Most of this work is presented at conferences and workshops hosted by scientific organizations — GeoConvention (in Calgary), Unconventional Gas Technical Forum (in Victoria), and talks and workshops hosted by Society of Petroleum Engineers (SPE) and Canadian Society for Unconventional Resources (CSUR), among others. Geoscience BC, OGC and GSC peer-review then publish their reports publicly. Some research is eventually documented in formal peer-reviewed literature. And of course, there’s an enormous volume of similar work being done and presented outside of British Columbia.
The science — these reports and presentations — documents our understanding of environmental issues associated with hydraulic fracturing. Industry and regulators use the science to optimize the use of water resources, protection of groundwater, mitigation of induced seismicity, detection of methane emissions, and many other activities. Access to water resources is restricted when stream levels are low, injection wells are shut down when pressures exceed safety margins, fracturing is stopped when seismic events are detected. Regulations are updated to reflect sound, well-documented science. Strangely enough, anti-industry advocates seem to regard these actions as something bad — when a company stops doing something because of a science-based regulation they are condemned instead of being applauded.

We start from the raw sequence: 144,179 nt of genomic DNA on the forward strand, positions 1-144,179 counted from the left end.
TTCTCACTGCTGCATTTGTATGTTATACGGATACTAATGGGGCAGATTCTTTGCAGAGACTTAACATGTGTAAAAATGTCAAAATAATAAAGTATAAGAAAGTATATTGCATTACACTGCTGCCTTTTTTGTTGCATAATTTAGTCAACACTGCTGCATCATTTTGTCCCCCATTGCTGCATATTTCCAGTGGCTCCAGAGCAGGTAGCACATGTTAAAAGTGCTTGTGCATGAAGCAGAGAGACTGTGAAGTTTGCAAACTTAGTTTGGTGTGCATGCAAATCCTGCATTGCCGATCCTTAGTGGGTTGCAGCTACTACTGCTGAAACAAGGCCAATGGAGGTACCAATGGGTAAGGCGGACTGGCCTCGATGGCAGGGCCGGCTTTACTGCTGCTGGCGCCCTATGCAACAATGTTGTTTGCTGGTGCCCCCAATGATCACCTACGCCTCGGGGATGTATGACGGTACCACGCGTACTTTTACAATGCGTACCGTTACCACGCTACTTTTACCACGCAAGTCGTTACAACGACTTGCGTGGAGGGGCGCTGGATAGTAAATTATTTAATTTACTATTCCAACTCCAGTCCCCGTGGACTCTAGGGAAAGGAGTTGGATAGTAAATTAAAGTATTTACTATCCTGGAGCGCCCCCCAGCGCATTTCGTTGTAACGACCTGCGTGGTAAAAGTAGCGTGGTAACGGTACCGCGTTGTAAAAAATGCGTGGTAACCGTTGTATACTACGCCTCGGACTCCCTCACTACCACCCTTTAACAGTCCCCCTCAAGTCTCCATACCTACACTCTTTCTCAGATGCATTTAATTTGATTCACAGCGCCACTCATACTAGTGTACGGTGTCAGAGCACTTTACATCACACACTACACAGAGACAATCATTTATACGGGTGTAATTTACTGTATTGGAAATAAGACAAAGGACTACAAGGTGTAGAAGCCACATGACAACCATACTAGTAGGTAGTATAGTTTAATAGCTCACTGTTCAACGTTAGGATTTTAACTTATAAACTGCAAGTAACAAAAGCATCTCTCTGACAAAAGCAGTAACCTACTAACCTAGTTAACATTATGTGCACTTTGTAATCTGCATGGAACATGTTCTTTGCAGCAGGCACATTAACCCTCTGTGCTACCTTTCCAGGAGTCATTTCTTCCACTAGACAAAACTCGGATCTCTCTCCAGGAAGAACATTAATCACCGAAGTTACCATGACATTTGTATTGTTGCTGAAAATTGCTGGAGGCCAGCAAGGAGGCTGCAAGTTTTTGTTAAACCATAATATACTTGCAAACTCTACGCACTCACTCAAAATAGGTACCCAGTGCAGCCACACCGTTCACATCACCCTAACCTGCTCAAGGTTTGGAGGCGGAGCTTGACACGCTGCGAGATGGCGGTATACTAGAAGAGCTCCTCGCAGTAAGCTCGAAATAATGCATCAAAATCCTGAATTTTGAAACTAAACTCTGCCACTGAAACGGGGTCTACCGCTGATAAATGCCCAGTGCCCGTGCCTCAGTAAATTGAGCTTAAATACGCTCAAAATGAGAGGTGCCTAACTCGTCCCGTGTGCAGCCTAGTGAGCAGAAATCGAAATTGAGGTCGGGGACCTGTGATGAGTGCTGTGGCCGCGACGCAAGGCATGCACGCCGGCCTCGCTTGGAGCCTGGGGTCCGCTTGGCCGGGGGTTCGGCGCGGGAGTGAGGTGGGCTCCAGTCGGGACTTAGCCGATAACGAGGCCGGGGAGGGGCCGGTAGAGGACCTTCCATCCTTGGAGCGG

By any measure, drilling and fracturing operations are informed by science, and the vast majority are conducted safely, with little risk to the public or the environment.
Clearly, when it comes to hydraulic fracturing and the environment, science informs the practitioners and the regulators, but is ignored or abused by anti-industry advocates. So why do people like the MP in Lancashire feel they must stop HF to save the planet? I think Peter Tertzakian’s words tell the story:
“This is a battle for people’s minds and you can’t just have an air battle. You have to have representation on the ground – round tables, talking to people, dedicating resources”.
Peter was talking about climate change, but the strategy applies to HF as well. Dramatic, emotion-laden stories told by professional communicators disconnected from scientific knowledge will always trump logical, dispassionate science authored by scientists observing strict professional codes of ethics — at least in the eyes of the public. Science shows hydraulic fracturing to be an efficient, safe technology when properly regulated — but scientists, regulators, and industry need to figure out how to communicate that to the public in a fashion the public will believe.